Read for You

Something I struggle with as a reader is juggling my TBR. There’s always the constant pressure to read the new releases that everyone is talking about, but then there are all of last year’s releases that you never got to. Then there are the classics that you’re constantly feeling guilted into reading because if you don’t, you’re not a “real” reader.

books in black wooden book shelf

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There’s a huge chunk of books on my shelf that I haven’t read, and it overwhelms me to no end. There’s no reason this should stress me out so much; after all, there are millions of books I’ve never read and millions more I will never get to. It’s nearly impossible to keep up with every single trending release unless you basically shirk all other duties and responsibilities. Readers, we expect too much from ourselves.

And this is what inevitably puts me into a reading slump, because I put too many books on my plate and can’t keep up. I’m sorry, but I can’t read six books at the same time. I can’t read thirty books per month.

What ends up happening is I tell myself, “Here’s an ARC I just received, I need to make this my priority so I can review it.” Then I say, “Here’s a new release that everyone has been talking about. I need to make this a priority so I can stay relevant.” Then I say, “Oh wow, here’s that book I bought 3 years ago that sounded so interesting. I’m finally going to tackle my back-list books and read it this month!”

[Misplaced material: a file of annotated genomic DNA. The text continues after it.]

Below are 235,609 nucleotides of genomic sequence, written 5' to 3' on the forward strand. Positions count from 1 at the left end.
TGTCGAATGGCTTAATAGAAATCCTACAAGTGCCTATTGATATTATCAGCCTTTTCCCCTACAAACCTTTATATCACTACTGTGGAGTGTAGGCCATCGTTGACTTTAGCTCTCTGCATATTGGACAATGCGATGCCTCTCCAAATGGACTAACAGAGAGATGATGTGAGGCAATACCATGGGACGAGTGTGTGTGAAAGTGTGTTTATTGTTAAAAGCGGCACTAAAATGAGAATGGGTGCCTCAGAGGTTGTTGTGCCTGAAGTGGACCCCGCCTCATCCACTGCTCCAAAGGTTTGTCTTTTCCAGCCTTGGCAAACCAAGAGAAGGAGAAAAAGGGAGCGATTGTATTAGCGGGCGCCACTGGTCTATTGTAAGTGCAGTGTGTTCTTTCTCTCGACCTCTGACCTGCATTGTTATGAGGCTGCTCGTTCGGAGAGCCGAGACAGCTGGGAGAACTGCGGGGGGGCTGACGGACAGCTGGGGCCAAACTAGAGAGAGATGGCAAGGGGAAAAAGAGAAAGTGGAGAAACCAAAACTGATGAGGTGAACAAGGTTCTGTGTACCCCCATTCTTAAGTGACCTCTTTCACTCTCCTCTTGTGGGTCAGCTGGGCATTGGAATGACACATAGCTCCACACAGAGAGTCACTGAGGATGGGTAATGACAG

Until I’ve got 12 ARCs, 3 new releases and about 46 back-list books on my immediate TBR. This cannot keep happening to me.

white book beside white mug

Photo by Ekrulila on Pexels.com

I’m going to read what I want, and if that means I’m going to binge-read every book that Brandon Sanderson has ever written, then that’s what I’ll do. If that means I want to read trashy Wattpad books for a month, I’m going to do it.

Listen, I’m not saying don’t prioritize those ARCs because I know you made a commitment to reviewing it. I’m not saying don’t read all the new releases, if that’s what you want to do. But y’all, read what you want, not what you think you should be reading, because then it becomes a chore instead of something you love.

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ARC REVIEW: Kalyn Josephson “The Storm Crow”

38330596Title: The Storm Crow

Author: Kalyn Josephson

Genre: Fantasy

My Rating: 2/5 stars

Release Date: July 9th, 2019